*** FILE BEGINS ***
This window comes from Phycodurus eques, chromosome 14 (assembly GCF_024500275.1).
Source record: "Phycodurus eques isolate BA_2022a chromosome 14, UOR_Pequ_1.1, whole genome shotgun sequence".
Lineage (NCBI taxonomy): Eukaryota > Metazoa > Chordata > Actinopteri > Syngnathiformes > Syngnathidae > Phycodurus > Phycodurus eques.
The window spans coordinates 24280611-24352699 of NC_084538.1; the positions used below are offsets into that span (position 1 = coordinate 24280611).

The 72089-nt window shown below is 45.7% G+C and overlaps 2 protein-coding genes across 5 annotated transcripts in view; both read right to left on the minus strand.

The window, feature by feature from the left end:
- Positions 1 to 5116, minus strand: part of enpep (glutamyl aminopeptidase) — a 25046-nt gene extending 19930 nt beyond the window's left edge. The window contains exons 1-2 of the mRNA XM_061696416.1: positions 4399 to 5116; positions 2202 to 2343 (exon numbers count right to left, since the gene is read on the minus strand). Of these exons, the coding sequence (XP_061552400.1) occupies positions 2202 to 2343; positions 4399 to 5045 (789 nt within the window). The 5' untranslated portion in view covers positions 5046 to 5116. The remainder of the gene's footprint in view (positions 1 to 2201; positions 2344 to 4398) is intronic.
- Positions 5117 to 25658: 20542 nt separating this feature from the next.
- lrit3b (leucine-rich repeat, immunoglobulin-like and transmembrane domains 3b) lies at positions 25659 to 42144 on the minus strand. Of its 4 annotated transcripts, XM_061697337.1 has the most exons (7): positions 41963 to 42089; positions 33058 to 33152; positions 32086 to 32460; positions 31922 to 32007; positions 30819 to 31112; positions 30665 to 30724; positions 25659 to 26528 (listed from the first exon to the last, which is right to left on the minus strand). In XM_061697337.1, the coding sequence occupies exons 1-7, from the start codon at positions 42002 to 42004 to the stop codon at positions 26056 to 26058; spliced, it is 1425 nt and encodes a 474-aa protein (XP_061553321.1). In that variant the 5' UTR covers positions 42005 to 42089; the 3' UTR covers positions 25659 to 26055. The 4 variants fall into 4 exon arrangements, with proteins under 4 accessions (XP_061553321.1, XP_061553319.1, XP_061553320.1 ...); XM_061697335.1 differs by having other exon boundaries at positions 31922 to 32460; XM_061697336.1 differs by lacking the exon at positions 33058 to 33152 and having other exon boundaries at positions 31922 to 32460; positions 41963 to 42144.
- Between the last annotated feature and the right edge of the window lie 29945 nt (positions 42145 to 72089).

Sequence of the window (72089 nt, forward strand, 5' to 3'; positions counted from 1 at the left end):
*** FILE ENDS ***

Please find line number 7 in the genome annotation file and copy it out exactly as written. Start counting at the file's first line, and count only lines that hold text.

- Positions 1 to 5116, minus strand: part of enpep (glutamyl aminopeptidase) — a 25046-nt gene extending 19930 nt beyond the window's left edge. The window contains exons 1-2 of the mRNA XM_061696416.1: positions 4399 to 5116; positions 2202 to 2343 (exon numbers count right to left, since the gene is read on the minus strand). Of these exons, the coding sequence (XP_061552400.1) occupies positions 2202 to 2343; positions 4399 to 5045 (789 nt within the window). The 5' untranslated portion in view covers positions 5046 to 5116. The remainder of the gene's footprint in view (positions 1 to 2201; positions 2344 to 4398) is intronic.